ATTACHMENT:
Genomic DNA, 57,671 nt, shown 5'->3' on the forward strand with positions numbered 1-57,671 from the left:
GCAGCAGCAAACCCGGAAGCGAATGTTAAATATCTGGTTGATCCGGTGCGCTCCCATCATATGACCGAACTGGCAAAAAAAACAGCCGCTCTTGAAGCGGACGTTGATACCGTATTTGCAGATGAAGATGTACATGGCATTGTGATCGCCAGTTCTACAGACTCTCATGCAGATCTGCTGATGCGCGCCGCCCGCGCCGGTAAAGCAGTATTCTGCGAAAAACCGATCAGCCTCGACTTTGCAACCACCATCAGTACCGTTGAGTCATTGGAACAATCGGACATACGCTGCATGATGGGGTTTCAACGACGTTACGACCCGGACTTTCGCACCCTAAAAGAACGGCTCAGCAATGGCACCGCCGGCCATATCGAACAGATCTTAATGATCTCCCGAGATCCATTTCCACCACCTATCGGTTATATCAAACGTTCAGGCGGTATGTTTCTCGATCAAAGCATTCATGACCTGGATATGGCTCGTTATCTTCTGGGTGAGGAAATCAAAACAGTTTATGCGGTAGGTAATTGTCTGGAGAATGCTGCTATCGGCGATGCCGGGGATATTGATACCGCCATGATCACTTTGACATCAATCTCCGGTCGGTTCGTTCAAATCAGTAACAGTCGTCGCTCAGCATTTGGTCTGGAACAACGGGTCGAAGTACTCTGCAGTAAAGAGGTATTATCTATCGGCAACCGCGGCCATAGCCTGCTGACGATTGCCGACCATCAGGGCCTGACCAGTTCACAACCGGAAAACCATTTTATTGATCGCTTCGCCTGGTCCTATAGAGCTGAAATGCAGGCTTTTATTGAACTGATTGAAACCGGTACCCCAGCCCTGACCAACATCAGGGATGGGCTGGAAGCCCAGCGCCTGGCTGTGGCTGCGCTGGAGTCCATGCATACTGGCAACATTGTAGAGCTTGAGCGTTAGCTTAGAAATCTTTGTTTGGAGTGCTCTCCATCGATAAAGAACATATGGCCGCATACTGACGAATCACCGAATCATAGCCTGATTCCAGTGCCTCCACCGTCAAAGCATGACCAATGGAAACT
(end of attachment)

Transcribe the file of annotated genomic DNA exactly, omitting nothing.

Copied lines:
Genomic DNA, 57,671 nt, shown 5'->3' on the forward strand with positions numbered 1-57,671 from the left:
GCAGCAGCAAACCCGGAAGCGAATGTTAAATATCTGGTTGATCCGGTGCGCTCCCATCATATGACCGAACTGGCAAAAAAAACAGCCGCTCTTGAAGCGGACGTTGATACCGTATTTGCAGATGAAGATGTACATGGCATTGTGATCGCCAGTTCTACAGACTCTCATGCAGATCTGCTGATGCGCGCCGCCCGCGCCGGTAAAGCAGTATTCTGCGAAAAACCGATCAGCCTCGACTTTGCAACCACCATCAGTACCGTTGAGTCATTGGAACAATCGGACATACGCTGCATGATGGGGTTTCAACGACGTTACGACCCGGACTTTCGCACCCTAAAAGAACGGCTCAGCAATGGCACCGCCGGCCATATCGAACAGATCTTAATGATCTCCCGAGATCCATTTCCACCACCTATCGGTTATATCAAACGTTCAGGCGGTATGTTTCTCGATCAAAGCATTCATGACCTGGATATGGCTCGTTATCTTCTGGGTGAGGAAATCAAAACAGTTTATGCGGTAGGTAATTGTCTGGAGAATGCTGCTATCGGCGATGCCGGGGATATTGATACCGCCATGATCACTTTGACATCAATCTCCGGTCGGTTCGTTCAAATCAGTAACAGTCGTCGCTCAGCATTTGGTCTGGAACAACGGGTCGAAGTACTCTGCAGTAAAGAGGTATTATCTATCGGCAACCGCGGCCATAGCCTGCTGACGATTGCCGACCATCAGGGCCTGACCAGTTCACAACCGGAAAACCATTTTATTGATCGCTTCGCCTGGTCCTATAGAGCTGAAATGCAGGCTTTTATTGAACTGATTGAAACCGGTACCCCAGCCCTGACCAACATCAGGGATGGGCTGGAAGCCCAGCGCCTGGCTGTGGCTGCGCTGGAGTCCATGCATACTGGCAACATTGTAGAGCTTGAGCGTTAGCTTAGAAATCTTTGTTTGGAGTGCTCTCCATCGATAAAGAACATATGGCCGCATACTGACGAATCACCGAATCATAGCCTGATTCCAGTGCCTCCACCGTCAAAGCATGACCAATGGAAACT